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My mug shows up twice on these front pages…score extra points if you can find me! (click to enlarge)

I still have wonderful memories of working on the student newspaper:  spending days after school typing stories on the old word-processors; cutting and pasting the stories, artwork, and photos together; and being embarrassed during journalism class when our teacher, Mrs. Jencks, told everyone her two younger daughters liked visiting us after school because they thought I looked like Remington Steele.

Not sure why Pierce Brosnan gets to keep his hair these days and I don’t…but I suppose that’s just more proof that life really is not fair.

IMG_1260  IMG_1263

When I first joined the newspaper staff, I started out entering news stories on our clunky Apple II computers. (MS DOS, anyone?)  I also created word puzzles, which I absolutely loved to do. During my senior year, I was not only editor, but also provided some of the cartoons. The school faced serious overcrowding issues; hence, the cover art on the left! (click to enlarge)

When you suddenly realize none of the kids you knew…are kids

A very sobering aspect of these discoveries is that I look at names and faces and need to come to grips with the fact that none of these children knew what was in store for them.

The kids whose names fill that Valentine heart, in particular – barely older than my 6-year-old son – give me pause to reflect on life, death, and fate. April, who went on to marry her childhood sweetheart. Karen, who became our senior class Salutatorian when I became Valedictorian. Chris, who committed suicide before he had a chance to graduate. Eric, who, a mere 2 months after high school graduation, died in a terrible car crash that should never have happened.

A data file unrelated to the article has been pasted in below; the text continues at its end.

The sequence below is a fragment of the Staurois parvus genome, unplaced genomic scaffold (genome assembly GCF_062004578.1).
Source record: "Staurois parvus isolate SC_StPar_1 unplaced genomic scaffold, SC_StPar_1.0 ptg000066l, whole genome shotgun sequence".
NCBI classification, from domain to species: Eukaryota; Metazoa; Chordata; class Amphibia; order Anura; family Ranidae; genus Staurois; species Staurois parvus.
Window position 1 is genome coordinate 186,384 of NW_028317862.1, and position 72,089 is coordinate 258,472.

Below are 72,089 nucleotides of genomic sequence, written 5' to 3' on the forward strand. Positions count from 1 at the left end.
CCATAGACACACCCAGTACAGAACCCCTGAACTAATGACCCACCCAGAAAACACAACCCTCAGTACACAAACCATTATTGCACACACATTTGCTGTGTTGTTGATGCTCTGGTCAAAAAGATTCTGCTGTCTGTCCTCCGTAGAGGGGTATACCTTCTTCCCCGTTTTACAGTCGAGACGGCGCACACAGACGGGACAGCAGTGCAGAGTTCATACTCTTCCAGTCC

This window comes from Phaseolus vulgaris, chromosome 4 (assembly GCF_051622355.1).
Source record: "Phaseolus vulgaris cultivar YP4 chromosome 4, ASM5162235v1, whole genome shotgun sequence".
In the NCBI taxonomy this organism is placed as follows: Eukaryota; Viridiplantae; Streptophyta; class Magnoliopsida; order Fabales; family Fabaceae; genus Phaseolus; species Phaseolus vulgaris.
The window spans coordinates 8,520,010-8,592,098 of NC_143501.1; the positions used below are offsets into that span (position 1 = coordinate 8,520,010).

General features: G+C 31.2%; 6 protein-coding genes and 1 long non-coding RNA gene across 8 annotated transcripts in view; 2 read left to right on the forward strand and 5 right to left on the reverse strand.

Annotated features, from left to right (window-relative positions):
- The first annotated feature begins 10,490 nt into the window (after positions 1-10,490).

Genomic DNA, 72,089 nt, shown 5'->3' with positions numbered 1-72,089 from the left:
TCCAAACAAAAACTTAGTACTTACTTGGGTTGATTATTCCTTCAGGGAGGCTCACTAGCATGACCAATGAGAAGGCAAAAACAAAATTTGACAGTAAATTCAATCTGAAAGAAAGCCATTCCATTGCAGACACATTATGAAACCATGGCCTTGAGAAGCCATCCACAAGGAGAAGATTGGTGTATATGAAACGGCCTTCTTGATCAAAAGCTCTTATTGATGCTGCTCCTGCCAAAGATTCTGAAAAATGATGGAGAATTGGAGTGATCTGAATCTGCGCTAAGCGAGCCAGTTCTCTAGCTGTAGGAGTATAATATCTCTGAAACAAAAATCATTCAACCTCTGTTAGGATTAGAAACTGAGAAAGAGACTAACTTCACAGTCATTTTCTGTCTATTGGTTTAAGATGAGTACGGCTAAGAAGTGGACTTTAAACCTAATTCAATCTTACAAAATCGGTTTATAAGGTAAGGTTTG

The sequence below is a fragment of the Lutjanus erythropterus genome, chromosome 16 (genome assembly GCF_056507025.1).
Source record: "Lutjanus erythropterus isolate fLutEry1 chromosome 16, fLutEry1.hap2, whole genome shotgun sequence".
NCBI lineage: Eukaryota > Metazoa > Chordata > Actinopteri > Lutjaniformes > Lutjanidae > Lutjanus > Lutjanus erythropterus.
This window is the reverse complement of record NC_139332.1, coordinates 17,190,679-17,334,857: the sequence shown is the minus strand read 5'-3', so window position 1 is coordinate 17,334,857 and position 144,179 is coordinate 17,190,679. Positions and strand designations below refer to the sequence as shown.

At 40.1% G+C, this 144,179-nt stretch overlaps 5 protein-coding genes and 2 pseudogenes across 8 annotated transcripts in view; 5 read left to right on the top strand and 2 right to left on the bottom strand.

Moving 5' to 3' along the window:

I think about Chris and Eric, and I so desperately wish I could somehow go back in time and wrap my arms around them, these little 7-year-old boys, and protect them the same way I would protect my own little dude.

Hold them. Shield them.

Warn them.

But they grew up, as we all do, and made choices they should not have made…and there’s nothing anyone can do to change that.

typewriter 2So I’ll continue sifting through my memories, sharing them here, and hopefully creating new ones, as long as God or Fate allow me to do so. And as I watch my son tap excitedly on my old typewriter, making up stories in much the same way I did – albeit with a dry, 40-year-old ribbon – I pray that he, and all my children, and everyone’s children, may live to see their dreams come true.

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Did you like this post? Find something interesting elsewhere in this blog? I really won’t mind at all if you feel compelled to share it with your friends and followers!
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Also feel free to visit my voiceover website HERE, and you can also follow me via Twitter FacebookPinterest, and SoundCloud!

Learning to be happy with disappointment

Well, now…that’s a cheery title for a blog post, isn’t it?

True, it’s not as exciting and peppy and others I’ve shared, but the good news for you is, this will be shorter than usual!

My little crazy-haired girl loves her brother’s Legos, trucks, and dinosaurs!

I have been trying and trying for months now to come to terms with a new lack of time available to work – either for my voiceover business or my writing – and having finally come to the conclusion of what I need to do, I’m finding it extremely difficult to put that conclusion into practice.

You see, my 2-year-old daughter has decided naps are no longer her ‘thing’…and it’s killing me that I have now lost 2 hours each afternoon in which I used to devote time to recording, writing or marketing myself. The only time I now have for my work is at night, once my daughter and 6-year-old son are asleep. And that doesn’t leave a lot of time for much of anything else.